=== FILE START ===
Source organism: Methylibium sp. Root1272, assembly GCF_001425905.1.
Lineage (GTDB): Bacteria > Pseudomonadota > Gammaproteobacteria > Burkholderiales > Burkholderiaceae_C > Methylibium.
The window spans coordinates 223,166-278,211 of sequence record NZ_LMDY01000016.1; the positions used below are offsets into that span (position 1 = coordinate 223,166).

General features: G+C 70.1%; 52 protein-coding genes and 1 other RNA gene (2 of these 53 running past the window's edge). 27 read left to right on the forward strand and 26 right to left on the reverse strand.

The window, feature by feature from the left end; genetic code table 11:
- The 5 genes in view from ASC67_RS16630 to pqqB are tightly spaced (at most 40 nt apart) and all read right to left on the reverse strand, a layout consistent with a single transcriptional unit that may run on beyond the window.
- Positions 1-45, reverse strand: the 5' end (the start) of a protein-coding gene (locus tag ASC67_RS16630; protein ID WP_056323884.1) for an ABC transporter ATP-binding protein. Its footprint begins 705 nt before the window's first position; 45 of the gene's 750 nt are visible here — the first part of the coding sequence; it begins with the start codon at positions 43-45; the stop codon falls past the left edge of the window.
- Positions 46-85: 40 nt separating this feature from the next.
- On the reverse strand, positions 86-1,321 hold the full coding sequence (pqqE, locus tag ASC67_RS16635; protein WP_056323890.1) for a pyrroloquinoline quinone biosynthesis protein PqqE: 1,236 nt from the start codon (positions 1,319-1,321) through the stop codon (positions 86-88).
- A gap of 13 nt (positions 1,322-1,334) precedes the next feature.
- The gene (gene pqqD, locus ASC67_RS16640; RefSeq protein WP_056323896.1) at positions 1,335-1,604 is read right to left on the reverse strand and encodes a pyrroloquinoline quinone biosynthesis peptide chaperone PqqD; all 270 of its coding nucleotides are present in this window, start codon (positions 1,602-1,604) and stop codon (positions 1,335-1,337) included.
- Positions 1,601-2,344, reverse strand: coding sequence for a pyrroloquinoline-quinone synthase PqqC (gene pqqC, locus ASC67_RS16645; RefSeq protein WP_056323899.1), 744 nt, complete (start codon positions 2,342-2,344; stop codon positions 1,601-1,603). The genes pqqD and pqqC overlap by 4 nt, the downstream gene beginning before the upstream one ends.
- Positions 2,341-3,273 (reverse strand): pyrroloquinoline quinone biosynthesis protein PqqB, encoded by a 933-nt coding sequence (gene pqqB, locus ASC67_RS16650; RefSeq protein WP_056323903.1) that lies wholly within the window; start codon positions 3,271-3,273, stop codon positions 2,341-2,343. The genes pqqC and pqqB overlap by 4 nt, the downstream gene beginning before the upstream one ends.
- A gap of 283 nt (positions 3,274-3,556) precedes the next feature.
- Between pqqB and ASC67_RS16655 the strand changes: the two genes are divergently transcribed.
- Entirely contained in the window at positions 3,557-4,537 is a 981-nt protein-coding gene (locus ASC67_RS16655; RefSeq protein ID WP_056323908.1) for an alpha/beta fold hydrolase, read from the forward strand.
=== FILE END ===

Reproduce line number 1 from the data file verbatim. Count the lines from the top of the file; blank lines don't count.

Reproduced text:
Source organism: Methylibium sp. Root1272, assembly GCF_001425905.1.